Boudia, a 30-year-old father of three, and any other American will clinch 2020 Olympic quota spots by placing in the top 12 in their respective individual events this week. Those spots, and any others earned at later competitions in the next year, will be filled at trials in June in Indianapolis.

NBC Sports analyst Cynthia Potter believes Boudia, who left the sport to sell homes in 2017 and came back and suffered a concussion off the platform in 2018, can meet his goal of making Friday’s 12-man final in Gwangju.

“He would have to dive well, but not better than he’s been diving,” she said. “His springboard is really well-timed, rhythmic, and he’s for a long time known how to go into the water without making a splash.”

But challenging Rio Olympic gold and silver medalists Cao Yuan of China and Jack Laugher of Great Britain, plus defending world champion Xie Siyi of China would be very tough.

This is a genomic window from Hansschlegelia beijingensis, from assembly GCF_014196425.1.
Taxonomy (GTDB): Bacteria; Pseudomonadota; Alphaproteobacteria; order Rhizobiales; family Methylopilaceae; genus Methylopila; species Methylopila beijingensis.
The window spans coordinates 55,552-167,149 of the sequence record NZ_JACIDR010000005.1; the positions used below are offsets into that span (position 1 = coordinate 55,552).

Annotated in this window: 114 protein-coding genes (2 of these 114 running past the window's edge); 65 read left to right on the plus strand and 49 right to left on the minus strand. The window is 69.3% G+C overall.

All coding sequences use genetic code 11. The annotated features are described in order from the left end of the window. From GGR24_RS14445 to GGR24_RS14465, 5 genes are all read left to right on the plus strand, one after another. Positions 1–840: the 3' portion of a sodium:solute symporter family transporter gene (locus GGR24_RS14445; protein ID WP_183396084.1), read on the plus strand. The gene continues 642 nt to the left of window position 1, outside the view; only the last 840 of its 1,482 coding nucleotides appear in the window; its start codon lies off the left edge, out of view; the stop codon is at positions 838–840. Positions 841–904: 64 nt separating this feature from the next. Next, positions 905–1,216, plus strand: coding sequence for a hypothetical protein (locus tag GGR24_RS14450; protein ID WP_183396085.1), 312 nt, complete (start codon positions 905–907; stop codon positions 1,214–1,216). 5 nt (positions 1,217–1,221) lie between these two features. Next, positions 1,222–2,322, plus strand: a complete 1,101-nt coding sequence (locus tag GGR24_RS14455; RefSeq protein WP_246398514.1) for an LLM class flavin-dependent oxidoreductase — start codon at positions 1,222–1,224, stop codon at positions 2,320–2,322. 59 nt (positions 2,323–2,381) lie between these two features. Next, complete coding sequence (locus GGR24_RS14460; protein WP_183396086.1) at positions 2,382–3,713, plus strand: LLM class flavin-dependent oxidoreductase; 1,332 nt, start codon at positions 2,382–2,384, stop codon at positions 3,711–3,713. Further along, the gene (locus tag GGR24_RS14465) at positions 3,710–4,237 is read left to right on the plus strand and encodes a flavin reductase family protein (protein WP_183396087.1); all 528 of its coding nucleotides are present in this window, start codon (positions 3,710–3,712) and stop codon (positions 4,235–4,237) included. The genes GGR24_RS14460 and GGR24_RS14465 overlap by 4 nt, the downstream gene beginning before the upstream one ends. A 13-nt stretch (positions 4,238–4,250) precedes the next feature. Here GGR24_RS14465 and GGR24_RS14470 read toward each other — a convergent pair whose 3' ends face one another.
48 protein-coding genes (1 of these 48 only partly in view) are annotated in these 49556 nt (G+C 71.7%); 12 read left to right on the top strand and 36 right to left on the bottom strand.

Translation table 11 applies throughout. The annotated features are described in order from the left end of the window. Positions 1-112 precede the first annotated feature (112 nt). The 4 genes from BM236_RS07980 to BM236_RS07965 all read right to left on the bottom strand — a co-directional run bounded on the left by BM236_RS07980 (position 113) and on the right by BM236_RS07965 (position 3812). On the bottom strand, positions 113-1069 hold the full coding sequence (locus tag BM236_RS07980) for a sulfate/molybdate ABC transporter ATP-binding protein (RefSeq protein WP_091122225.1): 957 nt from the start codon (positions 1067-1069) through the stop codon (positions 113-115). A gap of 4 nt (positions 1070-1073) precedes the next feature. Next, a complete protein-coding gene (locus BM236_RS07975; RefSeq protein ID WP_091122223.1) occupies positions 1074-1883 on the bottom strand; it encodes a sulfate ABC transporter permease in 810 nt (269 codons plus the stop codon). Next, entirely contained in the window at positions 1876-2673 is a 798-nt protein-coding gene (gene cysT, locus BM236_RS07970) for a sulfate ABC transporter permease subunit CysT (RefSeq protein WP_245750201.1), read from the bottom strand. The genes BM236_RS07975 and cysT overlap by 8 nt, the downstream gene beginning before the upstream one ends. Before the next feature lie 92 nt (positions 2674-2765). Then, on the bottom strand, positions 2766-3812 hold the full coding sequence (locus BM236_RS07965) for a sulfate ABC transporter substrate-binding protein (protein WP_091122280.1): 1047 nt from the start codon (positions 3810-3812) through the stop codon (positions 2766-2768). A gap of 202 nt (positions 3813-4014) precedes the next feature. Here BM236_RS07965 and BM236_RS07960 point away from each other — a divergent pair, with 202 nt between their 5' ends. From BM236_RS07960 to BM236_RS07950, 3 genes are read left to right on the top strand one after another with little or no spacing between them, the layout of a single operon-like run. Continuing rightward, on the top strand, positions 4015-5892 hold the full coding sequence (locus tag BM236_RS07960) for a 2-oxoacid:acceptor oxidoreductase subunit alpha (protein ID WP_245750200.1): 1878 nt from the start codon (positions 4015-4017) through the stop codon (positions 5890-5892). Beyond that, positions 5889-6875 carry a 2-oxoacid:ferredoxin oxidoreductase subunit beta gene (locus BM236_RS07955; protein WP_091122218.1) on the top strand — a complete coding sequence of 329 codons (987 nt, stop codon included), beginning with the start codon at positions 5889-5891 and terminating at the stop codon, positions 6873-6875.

Boudia lacks their degrees of difficulty, for now. He hopes to switch out two of his six dives before his first competition of 2020, though he could insert one of them should he make the world final.

“I need a good six months, so from August to December is when we’re kind of really drilling the fundamentals of learning those new dives and getting them perfected,” he said.

Boudia rallied to beat Rio Olympic springboard diver Michael Hixon for the title in May at nationals, where the top two per event earned world berths. But Boudia competed there with about a month of competition dive practice, about half as long as he would prefer.

“Hix and I are going to have a lot of training to do if we want to be even close to cracking that top five,” at worlds, Boudia said in May, according to TeamUSA.org.

Boudia is the lone U.S. diver to earn an individual world medal in an Olympic diving event since 2009.